4. MAKE the caramel sauce: Combine the brown sugar, butter, heavy cream and salt in medium saucepan. Bring to boil and boil 5 to 7 minutes, or until sauce begins to thicken. Remove from heat and add the vanilla. Let cool.

    5. SERVE the pie with the caramel sauce. Garnish with extra toffee pieces and peanuts.

      

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    TIP OF THE DAY: Mashed Potato Bar

    Mashed Potato Bar

    Mashed Potato Bar

    Mashed Potato Martini

    Mashed Potato Bar

    [1] Who can resist a mashed potato bar (photo courtesy Betty Crocker)? [2] Use whatever dishes you have for the toppings. They don’t have to match (photo courtesy Hormel Foods).[3] If your guests can cope with glass, use your Margarita and Martini glasses (photo courtesy Hormel Foods). [4] Keep the potatoes warm in a slow cooker (photo courtesy Tip Hero).

     

    Whether you like to grill for Father’s Day or prepare everything in the kitchen, a fun, interactive addition to the festivities is a mashed potato bar.

    Our dad loved our cold green bean salad. With a bowl of that, and a cucumber salad or a special slaw, the only other side you need is the mashed potato bar.

    It’s a treat for guests to customize their toppings. For you, everything can be prepared ahead of time, including the potatoes, which are kept warm in a slow cooker or other device.

    Don’t want potatoes? Substitute mashed cauliflower.

    PREPPING THE MASHED POTATOES

    Make the mashed potatoes with or without skin, using your choice of red, white or golden potatoes.

  • Use a tried-and-true recipe.
  • If you like to load up the groaning board, offer mashed sweet potatoes as well.
  • If you don’t have a slow cooker to keep the potatoes warm, use aluminum foil pans with steam warmers underneath. For a fancier event, use chafing dishes. If you don’t have any of these, see what you can borrow.
     
    MASHED POTATO BAR TOPPINGS

    DAIRY

  • Butter
  • Cheeses: blue, cheddar goat, parmesan; crumbled, grated or shredded
  • Sour cream, plain Greek yogurt
  •  
    PROTEINS*

  • Bacon
  • BBQ pulled pork
  • Chili
  • Sausage, sliced mini pepperoni or crumbled whole sausage
  • Anything else you like
  •  
    SEASONINGS

  • Prepared seasonings
  • Salt and flavored salts
  • Heat: dried chipotle, hot sauce, red chili flakes, peppermill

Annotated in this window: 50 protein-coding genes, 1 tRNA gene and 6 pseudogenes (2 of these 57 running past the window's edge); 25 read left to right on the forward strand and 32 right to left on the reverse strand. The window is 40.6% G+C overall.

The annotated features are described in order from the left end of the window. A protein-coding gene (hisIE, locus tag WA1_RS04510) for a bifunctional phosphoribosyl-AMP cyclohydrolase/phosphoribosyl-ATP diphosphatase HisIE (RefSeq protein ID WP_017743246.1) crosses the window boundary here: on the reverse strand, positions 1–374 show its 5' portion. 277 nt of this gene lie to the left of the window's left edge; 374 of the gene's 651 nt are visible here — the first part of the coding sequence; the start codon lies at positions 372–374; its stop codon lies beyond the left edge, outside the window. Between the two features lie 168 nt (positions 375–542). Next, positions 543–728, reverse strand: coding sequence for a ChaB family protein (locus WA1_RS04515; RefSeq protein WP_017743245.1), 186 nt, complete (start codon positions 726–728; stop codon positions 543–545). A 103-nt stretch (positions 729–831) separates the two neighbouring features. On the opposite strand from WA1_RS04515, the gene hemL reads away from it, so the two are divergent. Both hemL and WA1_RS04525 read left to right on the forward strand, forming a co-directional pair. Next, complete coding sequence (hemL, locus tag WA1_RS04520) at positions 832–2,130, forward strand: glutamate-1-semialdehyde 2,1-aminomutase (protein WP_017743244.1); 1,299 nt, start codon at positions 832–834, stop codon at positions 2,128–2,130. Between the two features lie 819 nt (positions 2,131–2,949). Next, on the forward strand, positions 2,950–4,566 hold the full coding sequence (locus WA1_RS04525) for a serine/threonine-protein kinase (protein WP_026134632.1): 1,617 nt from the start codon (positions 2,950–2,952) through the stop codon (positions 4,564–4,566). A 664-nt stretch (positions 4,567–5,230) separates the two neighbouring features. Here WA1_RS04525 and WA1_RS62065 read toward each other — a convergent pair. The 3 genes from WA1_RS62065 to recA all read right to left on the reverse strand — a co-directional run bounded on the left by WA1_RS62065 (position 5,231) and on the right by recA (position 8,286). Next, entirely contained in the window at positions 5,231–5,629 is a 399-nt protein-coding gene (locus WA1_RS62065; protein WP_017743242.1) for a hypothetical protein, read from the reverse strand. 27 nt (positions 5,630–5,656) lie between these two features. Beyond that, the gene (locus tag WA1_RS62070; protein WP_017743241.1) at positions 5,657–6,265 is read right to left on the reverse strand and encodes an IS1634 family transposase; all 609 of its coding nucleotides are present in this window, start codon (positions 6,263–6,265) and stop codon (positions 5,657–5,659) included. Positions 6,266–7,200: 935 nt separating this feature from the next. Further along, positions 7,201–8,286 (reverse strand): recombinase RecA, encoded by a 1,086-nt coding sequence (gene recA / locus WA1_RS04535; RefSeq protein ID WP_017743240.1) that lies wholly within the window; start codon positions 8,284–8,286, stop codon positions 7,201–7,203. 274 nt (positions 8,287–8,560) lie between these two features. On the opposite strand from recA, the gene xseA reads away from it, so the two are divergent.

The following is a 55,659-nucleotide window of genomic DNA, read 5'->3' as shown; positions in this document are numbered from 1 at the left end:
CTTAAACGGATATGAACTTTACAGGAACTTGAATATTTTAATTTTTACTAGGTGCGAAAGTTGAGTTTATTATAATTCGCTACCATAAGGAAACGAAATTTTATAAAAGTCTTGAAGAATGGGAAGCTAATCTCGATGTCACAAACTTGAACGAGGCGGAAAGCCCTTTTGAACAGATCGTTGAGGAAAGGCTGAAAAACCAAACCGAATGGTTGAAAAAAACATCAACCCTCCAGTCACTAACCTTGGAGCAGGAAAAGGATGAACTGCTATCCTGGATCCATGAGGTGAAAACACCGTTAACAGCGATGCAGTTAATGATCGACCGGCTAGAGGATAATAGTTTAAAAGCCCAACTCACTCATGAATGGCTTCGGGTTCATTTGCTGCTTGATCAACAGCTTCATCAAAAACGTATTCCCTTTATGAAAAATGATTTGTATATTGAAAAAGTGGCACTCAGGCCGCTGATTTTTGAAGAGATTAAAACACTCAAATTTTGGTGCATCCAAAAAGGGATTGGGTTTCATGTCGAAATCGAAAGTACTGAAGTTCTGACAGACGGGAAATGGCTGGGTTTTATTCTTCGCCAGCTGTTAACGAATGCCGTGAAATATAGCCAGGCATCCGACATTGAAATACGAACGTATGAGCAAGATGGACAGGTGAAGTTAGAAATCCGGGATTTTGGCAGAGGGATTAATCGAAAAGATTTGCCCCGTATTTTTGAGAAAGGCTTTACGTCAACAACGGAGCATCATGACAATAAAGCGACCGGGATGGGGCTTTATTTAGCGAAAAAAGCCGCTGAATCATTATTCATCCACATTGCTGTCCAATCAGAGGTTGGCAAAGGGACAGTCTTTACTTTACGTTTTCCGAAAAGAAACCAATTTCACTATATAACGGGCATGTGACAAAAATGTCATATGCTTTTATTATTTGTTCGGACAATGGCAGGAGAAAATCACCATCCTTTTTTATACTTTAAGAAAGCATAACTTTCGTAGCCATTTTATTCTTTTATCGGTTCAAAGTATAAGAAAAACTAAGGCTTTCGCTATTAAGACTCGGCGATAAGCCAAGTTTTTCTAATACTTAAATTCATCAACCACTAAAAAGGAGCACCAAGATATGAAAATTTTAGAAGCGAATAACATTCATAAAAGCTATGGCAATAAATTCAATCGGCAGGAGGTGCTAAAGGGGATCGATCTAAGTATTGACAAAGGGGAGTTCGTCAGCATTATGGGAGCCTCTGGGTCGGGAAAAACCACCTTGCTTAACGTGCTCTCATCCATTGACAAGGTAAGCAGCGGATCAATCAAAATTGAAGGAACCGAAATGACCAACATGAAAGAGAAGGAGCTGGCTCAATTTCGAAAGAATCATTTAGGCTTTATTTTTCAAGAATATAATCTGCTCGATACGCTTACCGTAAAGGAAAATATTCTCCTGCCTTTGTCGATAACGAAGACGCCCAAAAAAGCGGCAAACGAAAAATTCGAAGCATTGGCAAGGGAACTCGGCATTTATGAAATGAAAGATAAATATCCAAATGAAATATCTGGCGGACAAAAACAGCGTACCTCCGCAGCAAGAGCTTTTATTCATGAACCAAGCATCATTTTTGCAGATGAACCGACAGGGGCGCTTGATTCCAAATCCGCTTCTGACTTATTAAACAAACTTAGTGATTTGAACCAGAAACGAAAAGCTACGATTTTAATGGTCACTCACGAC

•  
    VEGETABLES

  • Onions: caramelized, onion rings, sliced scallions
  • Mushrooms, sautéed
  • Steamed medley: broccoli, carrots, zucchini, etc.
  • Tomatoes: diced fresh tomatoes, halved cherry tomatoes, chopped sundried tomatoes
  •  
    TOPPINGS

  • Cheese sauce (if you can keep it warm)
  • Corn chips
  • Fresh herbs: chives, dill, shredded basil, parsley
  • Gravy
  • Olives
  • Sliced jalapeños
  •  
    PARTY ON!
     
     
    MORE DIY FOOD BARS

  • DIY Bacon Bar
  • DIY Bloody Mary Bar
  • DIY Breakfast & Brunch Bar
  • DIY Dessert Bar
  • DIY Jambalaya Bar
  • DIY Stuffed Avocado Bar
  • DIY Taco & Wing Bar
  • DIY Wedge Salad Bar
  • 20 More Food Bars
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    *Assumes beef and chicken are main courses from the grill.

     
      

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    TIP OF THE DAY: Bruschetta From The Grill

    Firing up the grill this weekend? Make bruschetta (pronounced broo-SKEH-tuh).

    We love a DIY bruschetta bar. Just rub the bread with garlic, brush it with extra virgin olive oil, grill, and place the slices on a platter along with all the fixings.

    Even easier, brush the bread with garlic olive oil! You can buy it, or infuse your own in advance by dropping halved garlic cloves into a cup of olive oil (or however much you think you’ll need). Any leftover oil can go right into a vinaigrette.

    Bruschetta originated in the Tuscany region of Italy, where it is commonly served as a snack or appetizer. It may have been the original garlic bread.

    Plus, we have our own invention dessert bruschetta, below.

    BRUSCHETTA VS. CROSTINI: WHAT’S THE DIFFERENCE?

    There are two factors:

  • The size of the bread slice.
  • The cooking technique: grilling versus toasting.
  •  
    Bruschetta slices are larger, three or four inches in diameter) and grilled. Crostini, cut from a ficelle, a thinner baguette about two inches wide (the word is French for “string”).

    You can use bread of a different diameter; but if it isn’t grilled, it isn’t bruschetta.

    Here’s how to remember the difference:

  • The verb bruscare is Roman dialect meaning “to roast over coals.” But there’s something simpler.
  • Think of crostini as crust or crouton (which is its literal meaning). Toast has a crust. That’s how we taught ourself to recognize the difference.
  • While Italians serve bruschetta as a snack, the smaller crostini can be served plain with soup and salad, like the original melba toast.
  •  
    Note that some American manufacturers and others in the food industry misuse the term, selling jars of “bruschetta.” To be accurate, it should be labeled bruschetta topping). Bruschetta is the grilled bread, not the topping.

    RECIPE: DIY BRUSCHETTA BAR

    The simplest bruschetta topping is salt and pepper (i.e., seasoned garlic bread), but that’s for a bread basket.

    Almost any cheese, fruit, meat, spread or vegetable can be a topping. Toppings can be cooked, marinated, pickled, raw or smoked.

    For a DIY bar, offer at least three different toppings. We like everything, so tend to go overboard: Our toppings look like a buffet. Regarding bread, we prefer a crusty sourdough or rustic loaf.